For the last ten years the structure of my day has been dictated by my busy bowels. I've always had a speedy metabolism, but these days my innards conduct themselves like an Olympic bobsleigh team. My daily schedule is controlled by my petulant paunch, and it's become necessary to assess every journey/task and appoint a risk factor.
As Parkinson's (or any serious illness) progresses, it's easy to lose one's self confidence. When I was first diagnosed I immediately came across several people who had been living with Parkinson's for some years and therefore had already experienced many of the stages and symptoms that occur as the disease advances.
One Sunday one of our merry band was having his regular bedside Mass with his priest and his Mum, when the priest asked us all to join with them. When we all refused the way the priest replied to us has stuck with me throughout my life. "Well if you don't believe then you deserve to be sick. God is punishing you all for your lack of faith".
Patients who suffer any chronic, degenerative condition, should be seen on a regular basis by the same doctor, thus ensuring an on-going picture whereby the best care can be given. I think it must be incredibly difficult to continually show compassion towards a patient, whilst for self preservation keep a certain distance not allowing emotions to engulf and cloud the issue.
Sadly many spouses or partners faced suddenly with the realisation that their loved one has been diagnosed with Parkinson's, bolt for the door. Unfortunately statistics show that women are more likely to stick around due to our maternal nurturing instincts. Sorry guys, no disrespect meant to the male population, this is simply fact.
"EDS is considered a rare disease...and it is incredibly discouraging when no one has ever heard of it, when you have to spell it for your doctor and watch him Google it to find out how to treat you, when no one you know has it, and you are forever the weird one. It makes for a very challenging, lonely journey."
So although like most people, I have a "bucket list" I decided being optimistic at heart, I would need to call my wish list something else that was more appropriate, and so I have a "Pink List". Why a "Pink List" you may well ask? Well if you are sitting comfortably then I'll tell you why pink became significant to me.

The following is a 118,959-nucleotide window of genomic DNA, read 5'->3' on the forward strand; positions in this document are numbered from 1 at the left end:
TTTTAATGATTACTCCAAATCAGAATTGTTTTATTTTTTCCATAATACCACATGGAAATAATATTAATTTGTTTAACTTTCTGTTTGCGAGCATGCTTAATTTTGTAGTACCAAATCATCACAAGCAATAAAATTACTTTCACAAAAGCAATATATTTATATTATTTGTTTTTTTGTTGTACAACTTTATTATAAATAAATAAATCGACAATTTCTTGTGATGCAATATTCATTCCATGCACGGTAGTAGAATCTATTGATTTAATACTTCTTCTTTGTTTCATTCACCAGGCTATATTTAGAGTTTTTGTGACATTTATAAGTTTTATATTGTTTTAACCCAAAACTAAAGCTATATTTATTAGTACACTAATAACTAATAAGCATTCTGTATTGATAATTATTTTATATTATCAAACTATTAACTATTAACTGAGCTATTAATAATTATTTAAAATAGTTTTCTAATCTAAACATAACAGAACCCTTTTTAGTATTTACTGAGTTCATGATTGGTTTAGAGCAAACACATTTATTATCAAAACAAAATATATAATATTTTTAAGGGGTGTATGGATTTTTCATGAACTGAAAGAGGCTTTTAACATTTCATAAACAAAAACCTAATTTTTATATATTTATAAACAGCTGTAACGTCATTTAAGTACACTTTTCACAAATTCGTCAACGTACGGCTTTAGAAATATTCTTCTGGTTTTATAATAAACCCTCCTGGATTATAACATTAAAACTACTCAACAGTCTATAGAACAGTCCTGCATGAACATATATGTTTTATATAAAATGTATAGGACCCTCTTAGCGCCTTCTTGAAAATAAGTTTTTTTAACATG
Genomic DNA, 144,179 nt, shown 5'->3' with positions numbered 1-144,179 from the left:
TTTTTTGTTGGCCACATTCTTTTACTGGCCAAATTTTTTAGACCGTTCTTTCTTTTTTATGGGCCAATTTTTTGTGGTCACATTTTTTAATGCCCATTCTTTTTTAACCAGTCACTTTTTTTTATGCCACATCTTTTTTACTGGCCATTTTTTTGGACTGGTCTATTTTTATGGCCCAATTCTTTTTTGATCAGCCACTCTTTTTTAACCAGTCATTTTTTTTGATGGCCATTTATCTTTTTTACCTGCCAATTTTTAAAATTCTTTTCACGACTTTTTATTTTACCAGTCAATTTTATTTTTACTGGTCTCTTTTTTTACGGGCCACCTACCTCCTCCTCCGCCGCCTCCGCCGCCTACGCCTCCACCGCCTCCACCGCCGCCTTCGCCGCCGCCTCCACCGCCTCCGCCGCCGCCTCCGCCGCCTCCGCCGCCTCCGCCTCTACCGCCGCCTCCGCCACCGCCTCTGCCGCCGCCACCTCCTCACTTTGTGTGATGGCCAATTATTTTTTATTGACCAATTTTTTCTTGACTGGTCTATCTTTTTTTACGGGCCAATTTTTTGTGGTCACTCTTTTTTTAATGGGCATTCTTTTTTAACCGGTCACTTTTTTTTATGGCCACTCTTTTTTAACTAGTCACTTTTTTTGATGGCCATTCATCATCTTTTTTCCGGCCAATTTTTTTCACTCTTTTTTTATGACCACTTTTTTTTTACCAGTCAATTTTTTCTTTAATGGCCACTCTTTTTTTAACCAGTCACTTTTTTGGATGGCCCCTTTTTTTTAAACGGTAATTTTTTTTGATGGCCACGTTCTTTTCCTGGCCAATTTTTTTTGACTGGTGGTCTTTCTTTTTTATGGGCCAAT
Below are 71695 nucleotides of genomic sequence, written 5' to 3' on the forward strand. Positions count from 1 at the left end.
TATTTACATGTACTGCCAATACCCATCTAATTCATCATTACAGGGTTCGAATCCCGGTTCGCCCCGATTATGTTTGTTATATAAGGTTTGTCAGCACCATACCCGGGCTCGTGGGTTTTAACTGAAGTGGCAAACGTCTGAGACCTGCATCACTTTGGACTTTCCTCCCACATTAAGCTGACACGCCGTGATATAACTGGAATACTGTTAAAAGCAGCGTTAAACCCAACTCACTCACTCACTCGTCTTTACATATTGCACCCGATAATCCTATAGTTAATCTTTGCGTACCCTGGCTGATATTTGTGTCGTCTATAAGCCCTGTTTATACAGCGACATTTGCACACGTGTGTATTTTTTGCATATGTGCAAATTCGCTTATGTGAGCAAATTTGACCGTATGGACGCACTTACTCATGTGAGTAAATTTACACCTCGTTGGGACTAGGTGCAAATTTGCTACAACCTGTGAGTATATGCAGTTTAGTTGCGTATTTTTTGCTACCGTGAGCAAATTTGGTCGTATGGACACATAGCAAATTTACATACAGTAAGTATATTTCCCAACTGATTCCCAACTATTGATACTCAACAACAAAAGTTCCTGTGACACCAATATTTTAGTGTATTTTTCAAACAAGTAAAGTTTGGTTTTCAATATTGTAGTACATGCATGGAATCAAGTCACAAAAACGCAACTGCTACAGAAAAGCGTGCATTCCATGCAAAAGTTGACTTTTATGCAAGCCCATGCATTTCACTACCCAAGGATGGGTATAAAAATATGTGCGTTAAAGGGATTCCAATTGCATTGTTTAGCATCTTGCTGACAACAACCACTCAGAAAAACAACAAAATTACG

There are many simple ideas and tips that I have picked up along the way from fellow sufferers, or have discovered by trial and error at home, and I'd like to share some of these with you. Anything that can improve your quality of life and maintain your independence to some degree has to be a good thing.
A person suffering from a chronic disease or some form of disability, needs intimacy with their spouse or partner as much as anyone else. Being intimate brings a closeness to a couple and is a necessary part of a healthy relationship. Many patients, too embarrassed to talk about these matters, can end up suffering from a lack of affection and tenderness which is essential to us all.
Only disabled and chronically ill persons along with their families, know and understand first hand, how difficult life can be. Financial burden is an issue not often mentioned, since no one wants to admit openly the hardship that frequently goes hand in hand when a person is unable to work due to health reasons.
Knowing when to offer help, lending a hand, and realising when to step back and allow a disabled person the dignity of managing by themselves is a fine line and not easy to judge. It is also difficult for the sufferer, as I'm a classic case of someone who hates asking for help, but in my present condition, many times I cannot perform a task, which is frustrating beyond belief.